Spend less in 2020. There is something important that I have been trying to save for, for a few years, but have not been successful with my savings. I have decided, starting immediately, to spend less and focus hard on that savings of mine. I worked in a bank part-time for nine years. I educated clients on how to save money, yet I can’t seem to do it myself. I earn approximately $40,000 with a full-time career and two part-time jobs. I own a house with an affordable mortgage. I rarely drink and I don’t have any “bad habits” such as smoking. I don’t have any children, but I do have three animals: two cats and a horse. I board the horse at a nearby barn, yet compared to many other boarding facilities, this barn is reasonably priced. I am Celiac, which means that I cannot consume gluten. Unfortunately, certified gluten-free food is expensive. I have a low cell phone bill. I don’t have cable or satellite television, and my internet is the lowest package available. Yet, I have difficulty saving for something very important.
For the middle class, life is much more expensive than it was decades ago.
Housing prices have soared, post secondary tuition has risen, and even costs related to childcare have gotten more expensive. People are finding it harder to save because of expenses. While most expenses are unavoidable, some can be avoided.
While researching and contemplating attainable money saving ideas, I have compiled a list that will hopefully help you out as well. It has helped me out; however, I already do a lot of what’s in the list. I have a lot of debt. Home renovations line of credit, car loan, and student loan. This is where I struggle financially. An appointment with my financial advisor in the new year will hopefully give me some advise. In the meantime, I hope that my list will help you spend less and save more in 2020.
1. Never go grocery shopping when hungry.
I am a victim to this. I am always on the go, so I tend to not eat while I am out and about completing my to-do list. So, when I get to the groceries on my to-do list, I am starving. I tend to grab a bag of corn chips, or a box of granola bars, and perhaps a package of dried fruit. Three items that are rarely on my grocery list, or in my house. I eat these items while driving home or to work. Research shows that shopping while hungry will make you want to acquire more, so you may not just buy more food to eat on your drive home, you may buy more unnecessary items, just because you are hungry.
2. Shop with a list.
I grew up in a home where there was always a shopping list. This list was on the fridge, and sometimes I’d have fun with it, and add things that I wanted, such as a pony. Of course, being the good money managers, they were, I didn’t get that pony, or many of the impractical items I added to their list. My dad was big on flyers and looking for the best deals. So, after my parents’ list was complete for the week, my dad would find out what stores had the best deals on these items. Shopping with a list will help keep you on track. This will not only be helpful for food, but also for household items: light bulbs, laundry soap and toilet paper, for example.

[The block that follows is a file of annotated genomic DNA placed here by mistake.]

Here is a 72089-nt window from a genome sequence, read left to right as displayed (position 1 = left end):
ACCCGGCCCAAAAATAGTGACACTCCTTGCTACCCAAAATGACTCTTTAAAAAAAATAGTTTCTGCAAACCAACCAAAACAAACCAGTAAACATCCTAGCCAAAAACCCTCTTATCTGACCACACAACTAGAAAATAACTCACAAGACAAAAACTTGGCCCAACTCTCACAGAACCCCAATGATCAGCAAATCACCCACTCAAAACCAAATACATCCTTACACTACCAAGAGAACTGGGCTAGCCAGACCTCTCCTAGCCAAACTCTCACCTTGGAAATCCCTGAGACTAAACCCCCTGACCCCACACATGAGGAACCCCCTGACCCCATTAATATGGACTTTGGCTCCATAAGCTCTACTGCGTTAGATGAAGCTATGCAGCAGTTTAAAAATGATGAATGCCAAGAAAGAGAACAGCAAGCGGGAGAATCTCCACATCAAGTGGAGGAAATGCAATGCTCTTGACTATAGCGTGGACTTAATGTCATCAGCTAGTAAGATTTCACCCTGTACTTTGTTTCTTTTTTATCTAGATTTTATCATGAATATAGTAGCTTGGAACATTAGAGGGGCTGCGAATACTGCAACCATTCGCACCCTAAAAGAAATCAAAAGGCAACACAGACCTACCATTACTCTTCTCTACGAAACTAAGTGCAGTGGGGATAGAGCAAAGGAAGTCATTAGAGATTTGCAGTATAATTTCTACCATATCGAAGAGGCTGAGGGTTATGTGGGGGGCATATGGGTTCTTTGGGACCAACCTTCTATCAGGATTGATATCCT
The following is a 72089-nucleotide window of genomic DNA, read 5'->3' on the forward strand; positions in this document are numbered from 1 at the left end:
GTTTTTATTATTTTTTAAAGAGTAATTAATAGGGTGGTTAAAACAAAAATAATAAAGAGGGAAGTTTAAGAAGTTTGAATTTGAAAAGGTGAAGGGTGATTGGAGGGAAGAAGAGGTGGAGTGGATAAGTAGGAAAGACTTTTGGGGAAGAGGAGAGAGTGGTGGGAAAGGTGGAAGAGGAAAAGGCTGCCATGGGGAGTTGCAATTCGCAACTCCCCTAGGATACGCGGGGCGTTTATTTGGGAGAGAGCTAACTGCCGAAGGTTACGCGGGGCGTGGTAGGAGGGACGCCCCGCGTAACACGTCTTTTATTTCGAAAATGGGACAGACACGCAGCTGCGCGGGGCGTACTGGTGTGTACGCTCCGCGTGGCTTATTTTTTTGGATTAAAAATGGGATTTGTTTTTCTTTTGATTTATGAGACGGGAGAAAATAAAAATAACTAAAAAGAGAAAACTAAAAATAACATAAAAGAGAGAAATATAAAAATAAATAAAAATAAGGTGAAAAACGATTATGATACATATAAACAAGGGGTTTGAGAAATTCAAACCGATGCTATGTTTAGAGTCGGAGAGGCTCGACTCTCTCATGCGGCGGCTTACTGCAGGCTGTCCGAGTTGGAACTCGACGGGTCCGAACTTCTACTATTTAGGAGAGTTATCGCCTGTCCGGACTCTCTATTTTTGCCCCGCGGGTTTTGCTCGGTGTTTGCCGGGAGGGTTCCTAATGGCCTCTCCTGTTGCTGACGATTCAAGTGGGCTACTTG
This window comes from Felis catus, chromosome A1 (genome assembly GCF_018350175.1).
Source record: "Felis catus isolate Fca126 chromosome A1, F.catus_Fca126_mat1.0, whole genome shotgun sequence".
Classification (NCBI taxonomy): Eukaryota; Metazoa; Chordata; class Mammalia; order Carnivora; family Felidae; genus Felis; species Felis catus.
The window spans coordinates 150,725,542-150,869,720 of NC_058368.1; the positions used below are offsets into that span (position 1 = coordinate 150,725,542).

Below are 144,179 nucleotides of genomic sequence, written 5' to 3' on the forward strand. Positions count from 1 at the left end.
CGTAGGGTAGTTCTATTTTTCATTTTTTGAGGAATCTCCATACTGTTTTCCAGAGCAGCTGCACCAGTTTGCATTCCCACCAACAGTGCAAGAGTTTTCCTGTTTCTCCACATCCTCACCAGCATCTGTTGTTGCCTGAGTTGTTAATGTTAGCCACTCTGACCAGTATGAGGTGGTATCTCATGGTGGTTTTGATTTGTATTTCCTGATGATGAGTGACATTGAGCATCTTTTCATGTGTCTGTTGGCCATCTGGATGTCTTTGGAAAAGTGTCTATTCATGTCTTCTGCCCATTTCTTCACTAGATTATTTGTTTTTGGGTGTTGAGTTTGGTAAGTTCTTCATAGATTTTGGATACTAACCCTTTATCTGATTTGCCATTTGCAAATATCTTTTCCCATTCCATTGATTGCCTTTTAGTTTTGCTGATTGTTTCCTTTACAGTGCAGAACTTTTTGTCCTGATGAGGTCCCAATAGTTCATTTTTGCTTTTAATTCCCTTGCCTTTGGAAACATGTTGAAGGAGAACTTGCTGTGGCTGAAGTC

3. Grocery shop at an actual grocery store.
Avoid Walmart or other big department stores that carry a lot more than groceries. Walmart and Target might have better deals on food, but the amount of non-food items you will see in the store, might just entice you to browse other aisles, which may lead to buying unnecessary items. You need to avoid unnecessary shopping.
4. Just stay home.
I used to think that I was boring and unsocial if I stayed home. However, over the years of always wanting to make the most of my life, and not miss out on anything, I’ve neglected me. Staying home is making me feel better about myself. I am more relaxed. I am paying more attention to my home (cleaning, decluttering, fixing it), I am reviving my creativity by writing and educating myself by reading. I am also relaxing by doing yoga at home (with the guidance of free online videos) and living a healthier lifestyle by cooking at home. I have even started to further my tea obsession by exploring my own tea creations, drying herbs I have grown in my garden, and adding dried fruits. For me, being home now feels productive and relaxing. You may not be interested in reading, cooking or making teas, but I’m sure you have your own hobbies, and interests that will keep you productive and happy at home. If you go out about near stores you tend to see things you feel you need, when really you didn’t need it at all, and perhaps only realize it after you bring these suspected needs home. Is window shopping only window shopping? If you have little to no self-control when it comes to shopping, perhaps avoid stores, even if window shopping, during your spare time.
5. Go to a pet store when buying pet food.
Just like groceries, buying pet food at a department store, may get you side-tracked. So many aisles with so many great deals! Avoid those buying urges by avoiding department stores. Furthermore, pet stores offer a better selection of pet food, and have trained employees who can help you select a good diet for your pet. Having a healthy diet for your pet, may just reduce your vet bills.
6. Filter out and unsubscribe to promotional emails.